Saturday, November 05, 2016

Krugman's Climate Hyperbole

Amidst all the other nutbaggery about this election, it's also made me lose some respect for Paul Krugman.

Sure, he's a Nobel Laureaute in economics, so he doesn't need my opinion. But I used to respect him for, especially, backing up his claims with data -- often from the FRED database. He had a great way of supplying a tidy graph that clearly supported his claims and easily refuted others, and of using toy models to make his points. 

That actually had a real influence on me, several years ago. I started trying to keep close track of the data -- not so much economic, but climate -- in order to know what I though I understood, and being able to back it up. 

But I can't say the same about Krugman anymore. For one thing, he has all but abandoned writing about economics in the last year, instead writing as a clear shill for Hillary. He dismissed Bernie, the clear progressive choice, from the very get-go.
My suspicion, with no supporting evidence, is that Krugman has been promised a place in Hillary's administration, either formally or (more likely) informally, as a deep consultant. He won't admit that, it seems, either way, which to me raises concerns about his objectivity. Even the NY Times doesn't seem to care about his relationships. 'Course, they have been heavily biased for Hillary all along. 

The other day, Krugman said on Bloomberg TV:
“If the Democrats take the Senate, we probably save the planet,” said Krugman, who recently bemoaned the absence of climate-related questions during the president debates. “Climate change has turned out to be an easier issue economically, and an easier issue politically than we thought.”
This is such hyperbolic crap. The U.S. could disappear tomorrow and the world would still have a very serious climate problem from its 35 gigatons of carbon emitted. (The US takes this up to about 40 GtC.)

Obama's Clean Power Plan 

US 2005 CO2 emissions from burning fossil fuels were 5.99 Gt CO2. 32% off that leaves emissions of 4.07 Gt CO2 in 2030 -- still huge.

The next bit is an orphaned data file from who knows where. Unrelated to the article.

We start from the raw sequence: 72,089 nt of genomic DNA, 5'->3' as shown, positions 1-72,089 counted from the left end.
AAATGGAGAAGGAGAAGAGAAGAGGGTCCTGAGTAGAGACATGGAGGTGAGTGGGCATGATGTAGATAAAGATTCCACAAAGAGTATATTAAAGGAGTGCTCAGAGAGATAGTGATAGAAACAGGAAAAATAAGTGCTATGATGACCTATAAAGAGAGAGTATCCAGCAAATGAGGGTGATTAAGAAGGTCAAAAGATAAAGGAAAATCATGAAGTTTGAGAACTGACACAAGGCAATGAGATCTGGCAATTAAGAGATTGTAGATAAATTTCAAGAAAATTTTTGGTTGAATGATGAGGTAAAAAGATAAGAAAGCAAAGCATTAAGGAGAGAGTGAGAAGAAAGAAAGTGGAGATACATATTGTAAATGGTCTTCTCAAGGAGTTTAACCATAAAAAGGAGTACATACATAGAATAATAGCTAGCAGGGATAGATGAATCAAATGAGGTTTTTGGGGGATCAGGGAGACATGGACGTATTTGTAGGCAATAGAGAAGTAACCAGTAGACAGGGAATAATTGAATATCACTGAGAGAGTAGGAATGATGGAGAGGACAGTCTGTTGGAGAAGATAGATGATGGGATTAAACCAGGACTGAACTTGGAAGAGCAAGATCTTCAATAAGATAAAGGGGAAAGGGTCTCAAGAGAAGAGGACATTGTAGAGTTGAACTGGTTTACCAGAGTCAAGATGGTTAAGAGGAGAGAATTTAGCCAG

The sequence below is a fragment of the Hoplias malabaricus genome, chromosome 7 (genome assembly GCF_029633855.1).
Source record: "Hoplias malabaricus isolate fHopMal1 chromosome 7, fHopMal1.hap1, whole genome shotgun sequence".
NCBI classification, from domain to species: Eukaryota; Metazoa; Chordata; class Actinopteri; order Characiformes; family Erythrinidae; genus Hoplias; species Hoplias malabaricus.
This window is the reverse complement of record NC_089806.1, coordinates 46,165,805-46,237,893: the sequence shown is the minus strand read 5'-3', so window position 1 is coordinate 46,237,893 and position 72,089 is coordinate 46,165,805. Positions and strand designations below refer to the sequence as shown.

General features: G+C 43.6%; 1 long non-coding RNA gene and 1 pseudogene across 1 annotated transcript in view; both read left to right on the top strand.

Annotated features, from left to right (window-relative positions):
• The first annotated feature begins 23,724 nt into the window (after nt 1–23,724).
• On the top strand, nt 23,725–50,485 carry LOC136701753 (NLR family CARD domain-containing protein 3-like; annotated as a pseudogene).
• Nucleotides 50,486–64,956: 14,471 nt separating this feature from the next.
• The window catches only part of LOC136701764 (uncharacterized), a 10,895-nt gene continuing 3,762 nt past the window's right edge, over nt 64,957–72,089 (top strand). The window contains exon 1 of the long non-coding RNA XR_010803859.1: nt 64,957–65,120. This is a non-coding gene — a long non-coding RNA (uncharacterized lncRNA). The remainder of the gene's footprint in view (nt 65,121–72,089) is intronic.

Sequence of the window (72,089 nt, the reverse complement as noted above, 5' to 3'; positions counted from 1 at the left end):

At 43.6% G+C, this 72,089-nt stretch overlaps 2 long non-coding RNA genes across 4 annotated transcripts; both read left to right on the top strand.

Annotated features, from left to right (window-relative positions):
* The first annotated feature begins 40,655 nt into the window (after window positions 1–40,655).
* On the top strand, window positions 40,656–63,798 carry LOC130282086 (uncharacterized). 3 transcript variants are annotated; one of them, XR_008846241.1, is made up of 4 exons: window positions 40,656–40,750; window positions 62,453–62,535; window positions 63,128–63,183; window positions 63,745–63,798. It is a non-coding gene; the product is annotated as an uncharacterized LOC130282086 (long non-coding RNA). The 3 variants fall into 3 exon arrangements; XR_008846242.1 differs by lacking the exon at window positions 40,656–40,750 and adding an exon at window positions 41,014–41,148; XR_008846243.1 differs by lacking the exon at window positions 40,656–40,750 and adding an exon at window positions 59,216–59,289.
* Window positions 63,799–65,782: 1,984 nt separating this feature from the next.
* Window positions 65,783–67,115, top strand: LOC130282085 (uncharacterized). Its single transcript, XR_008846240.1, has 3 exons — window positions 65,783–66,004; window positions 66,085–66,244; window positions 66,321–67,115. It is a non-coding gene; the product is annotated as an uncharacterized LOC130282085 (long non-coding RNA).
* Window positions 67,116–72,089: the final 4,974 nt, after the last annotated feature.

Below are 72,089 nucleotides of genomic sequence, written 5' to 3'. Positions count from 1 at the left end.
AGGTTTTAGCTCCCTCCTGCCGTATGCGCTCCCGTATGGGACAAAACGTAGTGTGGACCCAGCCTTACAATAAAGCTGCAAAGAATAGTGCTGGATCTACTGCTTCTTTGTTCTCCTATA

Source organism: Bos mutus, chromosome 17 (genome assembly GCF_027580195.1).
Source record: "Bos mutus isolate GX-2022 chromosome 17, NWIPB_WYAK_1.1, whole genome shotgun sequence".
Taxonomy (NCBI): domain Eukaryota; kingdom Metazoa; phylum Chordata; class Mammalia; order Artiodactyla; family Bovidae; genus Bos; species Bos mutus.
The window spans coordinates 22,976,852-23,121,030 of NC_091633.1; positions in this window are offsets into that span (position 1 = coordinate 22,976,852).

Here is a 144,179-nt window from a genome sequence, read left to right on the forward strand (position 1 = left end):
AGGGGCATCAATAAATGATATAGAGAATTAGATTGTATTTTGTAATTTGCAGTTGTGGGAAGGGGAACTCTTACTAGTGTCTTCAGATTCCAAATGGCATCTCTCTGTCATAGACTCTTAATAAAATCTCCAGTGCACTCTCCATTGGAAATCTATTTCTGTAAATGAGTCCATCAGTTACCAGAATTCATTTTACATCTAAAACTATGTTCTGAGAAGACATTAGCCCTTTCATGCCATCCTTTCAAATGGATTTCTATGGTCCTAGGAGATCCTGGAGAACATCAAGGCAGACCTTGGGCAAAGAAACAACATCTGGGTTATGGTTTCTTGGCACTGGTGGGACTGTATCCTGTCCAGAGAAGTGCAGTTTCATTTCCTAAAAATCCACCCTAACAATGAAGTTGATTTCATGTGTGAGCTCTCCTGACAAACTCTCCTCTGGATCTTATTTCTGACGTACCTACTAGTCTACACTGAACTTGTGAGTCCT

That reduction of 1.9 Gt CO2 by 2030 is hardly -- hardly -- enough to "save the planet," as Krugman thinks. It's nowhere close. Saving the planet still relies on immense cuts in the future, and ideally before 2030. Maybe it leads to Kumbaya reductions. I doubt it. Actually it's probably too late now anyhow.

Everyone in this presidential campaign is lying, has lied, will lie a again. At this point I just wish to avoid the destruction of America, and even of the world. But I don't see the big picture changing. I am sorry to see Krugman become part of the hyperbole and giving up on being part of the solution. 

Who cares at this point? 



Layzej said...

Mark Morano on the importance of this election: "If Republicans fail to make repealing the EPA rules and the UN treaty as part of their mandate then if the next president supports these (IE Hillary Clinton), skeptics may have lost the war because we would have domestic climate policy, international climate policy and once four years go by, eight years go by, it's going to be as futile as talking about repealing Obama care." -

Although Morano considers it a loss if there is any climate policy. Krugman only really wins if that policy is effective. There's a big gap between the two where everyone loses.

David in Cal said...

Excellent post, David. Many politicians on both sides pretend that fighting climate change is a binary decision -- you have a climate policy or you don't. As you point out, there are many gradations of climate policy. The models inform one on how effective a given policy will be.

Krugman, of all people, surely understands that magnitudes can't be ignored. In fact, Krugman ought to be the ideal person to compare a climate policy's effect on the earth's temperature with its effect on the economy.

TW said...

Krugman was asked after the election, when the stock market had dropped, how long it would take for the market to recover.
He answered, "Never."
The next day, the Dow was up 500 points. The Krugster is a total hack, not just for Hillary.

David Appell said...

TW: I saw that. Krugman obvoiusly isn't a hack, but he had a strong Hillary bias, and like most experts he isn't very prescient outside his discipline.

Toby said...

Krugman got it right on Brexit - he said there would be no short term damage, even as world stock markets were crashing. He was right, as we know, the markets quickly recovered. He has now said the same about Trump's election - the real damage will be in the long term.

We all lose the run of ourselves occasionally, and Nobel Prize Winning Economists are no exception.

I am not sure if Krugman was entirely wrong in his remarks about the US Senate. There is a fear that if the US abandons the Paris Agreement, other countries may consider it an undue burden to let the US free-load. Hopefully not, but if for example the Trump-like Marine Le Pen takes power in France next year, the French will see little to block abandoning both the EU, and (with a very negative symbolism) the climate agreement that was made in its own capital city.